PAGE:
Syria's death toll mounted on Thursday, ahead of the arrival of an advance team of Arab League observers.
The Syrian Observatory for Human Rights told VOA that nine civilians were killed during security force raids in the Homs region. The group says two other civilians died during unrest in northern Idlib province.
The violence unfolded as the advance team of observers prepared to begin its mission to help ensure that the Syrian government is following through on pledges to stop attacks on anti-government protesters.
The team is preparing for the eventual deployment of hundreds of monitors. Syria agreed to allow the observers into the country under global pressure to stop its bloody crackdown on nine months of anti-government unrest.
Syrian opposition officials say troops have killed at least 250 people since Monday - one of the bloodiest periods since the anti-government uprising began in March.
The opposition Syrian National Council is urging the U.N. Security Council to hold an emergency meeting on the situation. It also wants the U.N. to declare safe zones inside Syria.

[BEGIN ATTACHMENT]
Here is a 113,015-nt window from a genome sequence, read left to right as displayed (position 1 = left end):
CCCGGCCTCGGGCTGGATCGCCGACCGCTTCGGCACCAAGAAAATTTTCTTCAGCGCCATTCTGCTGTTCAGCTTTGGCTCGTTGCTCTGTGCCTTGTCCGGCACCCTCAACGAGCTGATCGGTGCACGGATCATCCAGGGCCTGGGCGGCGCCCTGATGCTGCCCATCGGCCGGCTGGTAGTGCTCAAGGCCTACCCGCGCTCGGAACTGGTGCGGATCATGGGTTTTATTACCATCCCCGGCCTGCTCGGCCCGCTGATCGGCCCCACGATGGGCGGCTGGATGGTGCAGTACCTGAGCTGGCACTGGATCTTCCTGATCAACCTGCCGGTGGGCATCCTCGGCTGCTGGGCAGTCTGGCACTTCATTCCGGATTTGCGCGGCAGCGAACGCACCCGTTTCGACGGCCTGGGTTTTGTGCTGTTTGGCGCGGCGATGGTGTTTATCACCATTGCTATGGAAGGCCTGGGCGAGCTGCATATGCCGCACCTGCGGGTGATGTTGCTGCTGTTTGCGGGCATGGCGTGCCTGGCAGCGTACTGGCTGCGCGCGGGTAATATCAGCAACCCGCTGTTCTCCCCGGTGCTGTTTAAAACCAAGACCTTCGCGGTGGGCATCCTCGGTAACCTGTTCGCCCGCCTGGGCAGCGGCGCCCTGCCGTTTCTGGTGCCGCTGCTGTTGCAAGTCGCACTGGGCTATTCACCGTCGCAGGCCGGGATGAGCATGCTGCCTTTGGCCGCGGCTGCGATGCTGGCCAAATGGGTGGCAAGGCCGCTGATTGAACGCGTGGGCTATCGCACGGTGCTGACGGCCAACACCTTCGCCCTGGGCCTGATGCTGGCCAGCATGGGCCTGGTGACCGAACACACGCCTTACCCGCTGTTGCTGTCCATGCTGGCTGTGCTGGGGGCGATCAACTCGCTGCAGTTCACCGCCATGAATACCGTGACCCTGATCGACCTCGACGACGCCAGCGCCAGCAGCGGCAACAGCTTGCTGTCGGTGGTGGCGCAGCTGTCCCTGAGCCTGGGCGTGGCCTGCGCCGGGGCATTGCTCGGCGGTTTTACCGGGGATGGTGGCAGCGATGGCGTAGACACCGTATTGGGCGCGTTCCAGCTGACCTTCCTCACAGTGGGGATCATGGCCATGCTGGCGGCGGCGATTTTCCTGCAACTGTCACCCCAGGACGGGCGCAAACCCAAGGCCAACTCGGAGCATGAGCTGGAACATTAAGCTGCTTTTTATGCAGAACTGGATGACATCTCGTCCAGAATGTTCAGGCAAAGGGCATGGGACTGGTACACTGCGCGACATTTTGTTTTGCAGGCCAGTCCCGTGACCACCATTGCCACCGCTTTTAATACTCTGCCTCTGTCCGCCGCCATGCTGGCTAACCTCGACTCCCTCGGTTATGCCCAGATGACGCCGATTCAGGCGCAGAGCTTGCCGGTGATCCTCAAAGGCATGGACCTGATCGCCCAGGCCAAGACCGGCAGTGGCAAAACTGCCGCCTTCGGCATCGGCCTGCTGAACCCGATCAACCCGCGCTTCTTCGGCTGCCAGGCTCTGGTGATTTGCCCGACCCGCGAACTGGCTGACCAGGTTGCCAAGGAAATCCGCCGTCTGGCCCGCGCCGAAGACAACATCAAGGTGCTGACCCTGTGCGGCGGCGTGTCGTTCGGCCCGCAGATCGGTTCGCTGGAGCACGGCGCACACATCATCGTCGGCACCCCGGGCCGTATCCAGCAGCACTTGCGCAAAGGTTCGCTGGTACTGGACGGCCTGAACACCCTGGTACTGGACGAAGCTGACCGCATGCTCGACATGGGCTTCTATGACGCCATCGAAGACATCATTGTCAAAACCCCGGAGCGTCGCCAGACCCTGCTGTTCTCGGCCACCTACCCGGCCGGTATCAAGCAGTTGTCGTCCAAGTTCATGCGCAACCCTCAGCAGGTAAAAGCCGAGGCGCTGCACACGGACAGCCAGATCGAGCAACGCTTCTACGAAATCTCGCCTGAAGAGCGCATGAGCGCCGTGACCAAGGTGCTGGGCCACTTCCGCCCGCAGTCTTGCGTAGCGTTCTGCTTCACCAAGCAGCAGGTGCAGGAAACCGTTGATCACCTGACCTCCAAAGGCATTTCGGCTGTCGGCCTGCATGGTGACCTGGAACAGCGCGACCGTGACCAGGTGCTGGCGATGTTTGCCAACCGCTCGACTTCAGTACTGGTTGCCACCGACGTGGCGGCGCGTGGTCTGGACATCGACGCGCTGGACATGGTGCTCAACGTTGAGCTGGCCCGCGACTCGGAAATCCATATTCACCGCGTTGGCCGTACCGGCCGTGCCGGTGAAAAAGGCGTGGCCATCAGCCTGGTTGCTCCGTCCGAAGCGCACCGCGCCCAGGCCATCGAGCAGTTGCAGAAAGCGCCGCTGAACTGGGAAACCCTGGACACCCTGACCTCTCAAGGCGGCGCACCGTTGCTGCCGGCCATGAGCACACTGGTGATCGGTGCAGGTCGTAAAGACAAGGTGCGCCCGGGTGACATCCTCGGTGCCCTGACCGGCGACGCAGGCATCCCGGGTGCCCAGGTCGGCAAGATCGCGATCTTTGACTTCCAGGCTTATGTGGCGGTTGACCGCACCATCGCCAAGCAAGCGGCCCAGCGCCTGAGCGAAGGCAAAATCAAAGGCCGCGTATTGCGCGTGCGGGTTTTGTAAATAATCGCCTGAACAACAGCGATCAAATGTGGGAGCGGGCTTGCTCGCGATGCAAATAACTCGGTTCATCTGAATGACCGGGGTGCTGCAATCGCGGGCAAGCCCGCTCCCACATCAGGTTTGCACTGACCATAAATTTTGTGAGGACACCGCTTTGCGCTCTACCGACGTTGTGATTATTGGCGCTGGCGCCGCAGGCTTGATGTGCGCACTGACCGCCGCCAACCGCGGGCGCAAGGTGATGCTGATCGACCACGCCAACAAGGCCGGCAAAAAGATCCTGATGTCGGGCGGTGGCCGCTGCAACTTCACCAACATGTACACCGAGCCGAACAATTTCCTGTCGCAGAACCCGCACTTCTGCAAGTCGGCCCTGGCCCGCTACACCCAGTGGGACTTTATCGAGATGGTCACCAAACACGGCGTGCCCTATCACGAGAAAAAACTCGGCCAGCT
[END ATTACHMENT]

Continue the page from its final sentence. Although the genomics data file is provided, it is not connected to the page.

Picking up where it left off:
Russia's U.N. ambassador, Vitaly Churkin, says the Security Council will hold a second round of negotiations Thursday to "build consensus" on a Russian-sponsored draft resolution on Syria.
Also Thursday, Turkey condemned its neighbor, saying Syria's policies were turning the country into a "bloodbath."
The Turkish Foreign Ministry said in a statement the violence raised serious concerns about Syria's true intentions, and that no administration can be a winner in a struggle against its own people.
The statement follows similar comments Wednesday from the White House, which said it is only a matter of time before the regime of Syrian President Bashar al-Assad comes to an end.
The United Nations says at least 5,000 people have been killed during the nine-month uprising against Assad's government. Syrian authorities blame the violence on "armed terrorist groups."
Some information for this report was provided by AP, AFP and Reuters.
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